From day one, I felt completely safe on the ship, even though we were sailing alone in the middle of the Pacific Ocean. Our captain, Pamela Coughlin, was incredible and we all did our part to make sure that we were taking care of the ship and each other. A third of the ship’s company was awake at any given time, and we were separated into three watches that rotated according to the following schedule: Morning (7am-1pm), Afternoon (1pm-7pm), Evening (7pm-11pm), Mid (11pm-3am), Dawn (3am-7am). I was part of B Watch, and we would be on during a watch, and then get the next two watch periods off as C Watch went and then A Watch. So if you do the math, you’ll quickly realize that we were sleeping at a different time every day. We basically slept when we could, and especially towards the end of my trip, when I was working on my final paper, I got used to surviving on just 3 or 4 hours of sleep a night. But every three days after finishing Mid Watch, we got a Sleep of Kings (the longest consecutive sleep built into the watch schedule) in which a 9 hour sleep was possible. In addition to learning how to sail the ship, we also learned how to do a lot of science – the lab was running 24/7, and twice a day we took measurements on the deep ocean and deployed nets to sample the water. The students got to try almost every job on the ship, from using radar to steering to counting plankton. Even though I was tired most of the time, somehow couldn’t seem to stuff enough food down my throat even though we had six meals a day, and was exposed to the relentless Equatorial sun, heat, and humidity all day long, I never wanted to be anywhere else. I’ll never forget the myriad of different colors that the ocean can be, from relentless gray to mystic purple to dazzling deep blue, or the way I felt the first time I got doused by a wave while on lookout during a squall. I’ll always remember climbing aloft and seeing nothing but ocean for miles, and watching amazing animals like pilot whales, dolphins, flying fish, and bioluminescent plankton follow our ship for miles. I’ll never forget how brilliant the stars looked, with the Milky Way fully illuminated, and how amazing it was to see the sun rise and set over the open ocean.
And then there were the islands. Every time we stopped an island, we got to explore the local reef, and we went on land at every place except for Caroline and Malden, since we did not have the necessary permits. Rangiroa was our first stop after Tahiti, and it was very cool to see my first real coral atoll. It was shaped like a donut – the inside lagoon was so big that you couldn’t even see the other side of it, and you could walk across the land from the ocean to the lagoon in three minutes. I enjoyed hitchhiking to the local village and seeing lots of small fish. Caroline was our next stop – a spectacularly beautiful uninhabited island with the most incredible and pristine reef I’ve ever seen in my entire life. Although the island appeared to be untouched, we knew it had a history of human habitation, copra farming, and fishing, which definitely made us rethink our mental definition of “pristine”. And even at Caroline, with 90 to 100% coral cover, I looked down and saw a coral that had been bleached. (For more info on coral bleaching, see a previous blog post here.) Next up was Malden, which is hands-down the weirdest place I’d ever been in my life. It was completely barren except for maybe five trees and a few cargo containers left over from the nuclear age. Malden was used as a nuclear testing site in the 1950s, and knowing this definitely made the place feel a little spooky (you can read more about this here). It was uninhabited by people, and the coral reef was almost non-existent: there was no more than 15% coral cover in most areas. Surprisingly, though, the number of fish we saw was absolutely massive. We then crossed the Equator, and many of the students shaved their heads (not me though!) to transition from a polywog into a shellback. We arrived at Christmas Island (Kiritimati), which is the largest island in the nation of Kiribati (pronounced Kiribas). Kiribati is a nation under direct threat from climate change, as all of their islands will likely be underwater from sea level rise in the next forty years. It has created a lot of questions as to how to move the residents as “climate refugees” to other parts of the world, and how to keep their cultural identity in tact during this transition. It was very sobering to actually visit Kiribati and to feel partially responsible, as an American, for the damage that climate change has and will do to this nation. The Kiribati people were some of the most friendly and generous people I’d ever met, and I enjoyed waving to schoolchildren and talking one-on-one with people I met on Christmas Island. Fanning Island, or Tabueran, was our last island stop, and it is also in the nation of Kiribati. I didn’t personally get to go on land at Fanning, but I was amazed at the size of the breaking waves that we could see from the ship, and had fun snorkeling on the reef.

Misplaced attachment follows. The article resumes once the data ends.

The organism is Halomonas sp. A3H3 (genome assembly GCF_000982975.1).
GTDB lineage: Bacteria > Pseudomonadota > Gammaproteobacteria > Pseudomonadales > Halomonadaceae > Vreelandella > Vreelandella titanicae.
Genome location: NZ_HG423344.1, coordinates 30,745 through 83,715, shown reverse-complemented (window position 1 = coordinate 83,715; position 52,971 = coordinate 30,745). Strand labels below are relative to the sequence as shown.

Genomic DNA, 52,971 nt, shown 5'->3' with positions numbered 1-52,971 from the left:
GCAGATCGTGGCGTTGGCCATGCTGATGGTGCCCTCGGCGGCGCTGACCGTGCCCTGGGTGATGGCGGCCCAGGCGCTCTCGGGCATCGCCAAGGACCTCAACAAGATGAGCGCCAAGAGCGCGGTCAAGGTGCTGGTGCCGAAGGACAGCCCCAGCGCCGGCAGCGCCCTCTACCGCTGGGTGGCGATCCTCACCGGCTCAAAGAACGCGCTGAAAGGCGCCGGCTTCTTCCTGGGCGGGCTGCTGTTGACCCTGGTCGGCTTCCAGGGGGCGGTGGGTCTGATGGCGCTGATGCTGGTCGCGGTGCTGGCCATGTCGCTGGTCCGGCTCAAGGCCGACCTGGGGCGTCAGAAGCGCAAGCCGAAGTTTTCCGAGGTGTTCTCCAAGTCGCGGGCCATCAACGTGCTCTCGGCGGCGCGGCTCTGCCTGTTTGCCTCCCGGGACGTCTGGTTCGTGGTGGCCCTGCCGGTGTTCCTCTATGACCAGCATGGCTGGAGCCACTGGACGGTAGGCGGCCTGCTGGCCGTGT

What an extraordinary experience it was. I’m so grateful to have seen this exceptional places and met such amazing people. It was truly the adventure of a lifetime and it made me so happy to know that there are still places on Earth where you can see spectacular coral reefs. Even here though, humans are having an impact. The ocean seems really big – believe me, it seemed really big when I was in the middle of it – but it’s not big enough for humans not to affect it in enormous and often unpredictable ways. Exploring these coral reefs and studying the deep ocean gave me a much clearer sense, not of how much we know about the ocean, but of how much we don’t know. There is so much out there – an entire world full of life and amazing complexities – and we may be destroying it beyond repair before we can even get to know it. This trip absolutely solidified my love for the ocean realm, and I want to do everything I can to protect it and conserve it for future generations of humans and giant squid alike. *If you’d like to read more about my trip, you can visit the Stanford at Sea blog, which we were updating along our cruise track, at this link.